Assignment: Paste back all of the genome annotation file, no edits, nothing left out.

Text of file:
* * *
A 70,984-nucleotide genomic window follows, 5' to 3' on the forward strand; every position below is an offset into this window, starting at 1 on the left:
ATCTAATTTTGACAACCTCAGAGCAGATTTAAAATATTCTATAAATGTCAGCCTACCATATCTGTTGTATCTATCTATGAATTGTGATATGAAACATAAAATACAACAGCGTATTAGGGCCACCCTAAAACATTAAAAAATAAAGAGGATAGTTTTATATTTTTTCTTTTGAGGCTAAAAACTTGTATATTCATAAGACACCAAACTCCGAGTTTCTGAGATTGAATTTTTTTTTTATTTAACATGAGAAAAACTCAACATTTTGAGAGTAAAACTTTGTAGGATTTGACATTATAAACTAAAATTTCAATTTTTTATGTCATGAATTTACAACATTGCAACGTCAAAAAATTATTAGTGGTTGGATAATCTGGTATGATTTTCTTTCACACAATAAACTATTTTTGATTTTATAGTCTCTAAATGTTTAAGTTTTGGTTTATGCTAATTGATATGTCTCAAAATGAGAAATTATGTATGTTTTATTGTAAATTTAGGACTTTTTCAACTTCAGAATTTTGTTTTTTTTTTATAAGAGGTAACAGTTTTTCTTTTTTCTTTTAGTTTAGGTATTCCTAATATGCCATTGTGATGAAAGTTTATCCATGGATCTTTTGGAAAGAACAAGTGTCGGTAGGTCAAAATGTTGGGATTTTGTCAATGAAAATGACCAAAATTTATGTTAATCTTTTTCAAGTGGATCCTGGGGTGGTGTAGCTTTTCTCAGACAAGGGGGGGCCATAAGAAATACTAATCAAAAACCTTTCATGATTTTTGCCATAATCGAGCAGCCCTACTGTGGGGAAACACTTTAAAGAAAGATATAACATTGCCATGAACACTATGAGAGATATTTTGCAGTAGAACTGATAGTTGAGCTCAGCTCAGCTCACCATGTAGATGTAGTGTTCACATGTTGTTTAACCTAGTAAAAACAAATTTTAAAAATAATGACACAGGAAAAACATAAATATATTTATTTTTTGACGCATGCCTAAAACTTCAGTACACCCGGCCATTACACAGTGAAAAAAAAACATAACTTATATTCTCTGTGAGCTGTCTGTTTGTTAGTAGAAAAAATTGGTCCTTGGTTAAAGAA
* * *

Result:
A 70,984-nucleotide genomic window follows, 5' to 3' on the forward strand; every position below is an offset into this window, starting at 1 on the left:
ATCTAATTTTGACAACCTCAGAGCAGATTTAAAATATTCTATAAATGTCAGCCTACCATATCTGTTGTATCTATCTATGAATTGTGATATGAAACATAAAATACAACAGCGTATTAGGGCCACCCTAAAACATTAAAAAATAAAGAGGATAGTTTTATATTTTTTCTTTTGAGGCTAAAAACTTGTATATTCATAAGACACCAAACTCCGAGTTTCTGAGATTGAATTTTTTTTTTATTTAACATGAGAAAAACTCAACATTTTGAGAGTAAAACTTTGTAGGATTTGACATTATAAACTAAAATTTCAATTTTTTATGTCATGAATTTACAACATTGCAACGTCAAAAAATTATTAGTGGTTGGATAATCTGGTATGATTTTCTTTCACACAATAAACTATTTTTGATTTTATAGTCTCTAAATGTTTAAGTTTTGGTTTATGCTAATTGATATGTCTCAAAATGAGAAATTATGTATGTTTTATTGTAAATTTAGGACTTTTTCAACTTCAGAATTTTGTTTTTTTTTTATAAGAGGTAACAGTTTTTCTTTTTTCTTTTAGTTTAGGTATTCCTAATATGCCATTGTGATGAAAGTTTATCCATGGATCTTTTGGAAAGAACAAGTGTCGGTAGGTCAAAATGTTGGGATTTTGTCAATGAAAATGACCAAAATTTATGTTAATCTTTTTCAAGTGGATCCTGGGGTGGTGTAGCTTTTCTCAGACAAGGGGGGGCCATAAGAAATACTAATCAAAAACCTTTCATGATTTTTGCCATAATCGAGCAGCCCTACTGTGGGGAAACACTTTAAAGAAAGATATAACATTGCCATGAACACTATGAGAGATATTTTGCAGTAGAACTGATAGTTGAGCTCAGCTCAGCTCACCATGTAGATGTAGTGTTCACATGTTGTTTAACCTAGTAAAAACAAATTTTAAAAATAATGACACAGGAAAAACATAAATATATTTATTTTTTGACGCATGCCTAAAACTTCAGTACACCCGGCCATTACACAGTGAAAAAAAAACATAACTTATATTCTCTGTGAGCTGTCTGTTTGTTAGTAGAAAAAATTGGTCCTTGGTTAAAGAA